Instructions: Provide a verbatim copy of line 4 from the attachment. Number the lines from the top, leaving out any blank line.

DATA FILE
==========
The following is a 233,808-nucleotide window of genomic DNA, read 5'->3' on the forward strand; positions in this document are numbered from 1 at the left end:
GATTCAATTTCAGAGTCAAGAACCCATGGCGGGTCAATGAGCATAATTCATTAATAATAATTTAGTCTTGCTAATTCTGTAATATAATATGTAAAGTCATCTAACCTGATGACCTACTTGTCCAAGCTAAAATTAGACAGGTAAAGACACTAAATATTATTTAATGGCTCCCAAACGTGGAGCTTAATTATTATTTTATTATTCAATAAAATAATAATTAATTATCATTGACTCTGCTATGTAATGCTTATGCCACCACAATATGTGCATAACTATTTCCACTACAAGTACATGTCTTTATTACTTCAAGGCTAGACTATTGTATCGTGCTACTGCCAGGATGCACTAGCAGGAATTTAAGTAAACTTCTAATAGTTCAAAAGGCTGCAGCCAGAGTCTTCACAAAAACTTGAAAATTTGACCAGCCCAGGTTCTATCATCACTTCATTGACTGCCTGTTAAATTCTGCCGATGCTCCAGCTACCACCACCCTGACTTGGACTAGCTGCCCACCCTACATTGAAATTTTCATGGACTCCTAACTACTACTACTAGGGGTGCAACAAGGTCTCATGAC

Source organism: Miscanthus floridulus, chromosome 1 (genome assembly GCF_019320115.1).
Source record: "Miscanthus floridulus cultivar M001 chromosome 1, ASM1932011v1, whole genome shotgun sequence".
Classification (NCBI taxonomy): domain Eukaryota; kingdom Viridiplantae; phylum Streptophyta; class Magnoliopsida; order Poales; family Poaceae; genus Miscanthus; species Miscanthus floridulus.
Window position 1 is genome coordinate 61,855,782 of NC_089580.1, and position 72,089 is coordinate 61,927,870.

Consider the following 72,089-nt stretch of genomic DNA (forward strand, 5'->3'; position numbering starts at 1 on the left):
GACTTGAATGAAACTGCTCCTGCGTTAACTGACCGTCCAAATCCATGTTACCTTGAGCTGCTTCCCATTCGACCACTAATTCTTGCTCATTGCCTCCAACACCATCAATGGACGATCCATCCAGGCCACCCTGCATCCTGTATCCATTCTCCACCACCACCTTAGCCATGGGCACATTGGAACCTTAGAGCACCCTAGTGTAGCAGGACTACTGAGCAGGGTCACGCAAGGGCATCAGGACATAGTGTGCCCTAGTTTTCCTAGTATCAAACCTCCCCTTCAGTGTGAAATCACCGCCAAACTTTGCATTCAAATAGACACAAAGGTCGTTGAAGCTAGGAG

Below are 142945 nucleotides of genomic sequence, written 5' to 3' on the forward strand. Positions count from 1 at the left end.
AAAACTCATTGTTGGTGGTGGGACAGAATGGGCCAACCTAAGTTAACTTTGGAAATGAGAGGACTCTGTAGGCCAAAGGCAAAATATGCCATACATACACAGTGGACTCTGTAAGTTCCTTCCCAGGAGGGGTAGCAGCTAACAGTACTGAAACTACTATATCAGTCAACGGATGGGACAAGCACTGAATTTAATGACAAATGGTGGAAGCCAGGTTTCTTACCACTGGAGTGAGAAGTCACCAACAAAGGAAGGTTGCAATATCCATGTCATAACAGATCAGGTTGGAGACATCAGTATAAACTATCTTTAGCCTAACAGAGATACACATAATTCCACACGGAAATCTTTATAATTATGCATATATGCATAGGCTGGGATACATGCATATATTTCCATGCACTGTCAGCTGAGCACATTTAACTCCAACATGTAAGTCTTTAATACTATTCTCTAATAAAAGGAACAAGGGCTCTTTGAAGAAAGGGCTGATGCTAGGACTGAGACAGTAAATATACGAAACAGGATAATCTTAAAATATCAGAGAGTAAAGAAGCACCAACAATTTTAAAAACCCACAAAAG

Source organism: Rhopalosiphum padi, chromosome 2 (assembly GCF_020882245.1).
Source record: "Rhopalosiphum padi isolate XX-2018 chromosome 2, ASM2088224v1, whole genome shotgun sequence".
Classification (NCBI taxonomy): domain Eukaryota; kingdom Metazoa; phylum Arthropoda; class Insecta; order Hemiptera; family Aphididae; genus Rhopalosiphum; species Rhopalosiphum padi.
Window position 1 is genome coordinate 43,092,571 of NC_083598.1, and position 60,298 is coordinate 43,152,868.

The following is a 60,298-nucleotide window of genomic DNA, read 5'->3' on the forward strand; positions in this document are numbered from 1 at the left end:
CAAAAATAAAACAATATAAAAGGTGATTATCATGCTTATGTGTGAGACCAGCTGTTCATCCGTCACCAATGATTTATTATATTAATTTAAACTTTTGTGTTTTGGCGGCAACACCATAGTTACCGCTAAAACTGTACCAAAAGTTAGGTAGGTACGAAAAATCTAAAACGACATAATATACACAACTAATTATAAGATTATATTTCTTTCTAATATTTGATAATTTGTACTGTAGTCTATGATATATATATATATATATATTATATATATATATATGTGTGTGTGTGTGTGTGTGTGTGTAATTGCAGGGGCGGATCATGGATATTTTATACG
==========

Source record: "Miscanthus floridulus cultivar M001 chromosome 1, ASM1932011v1, whole genome shotgun sequence".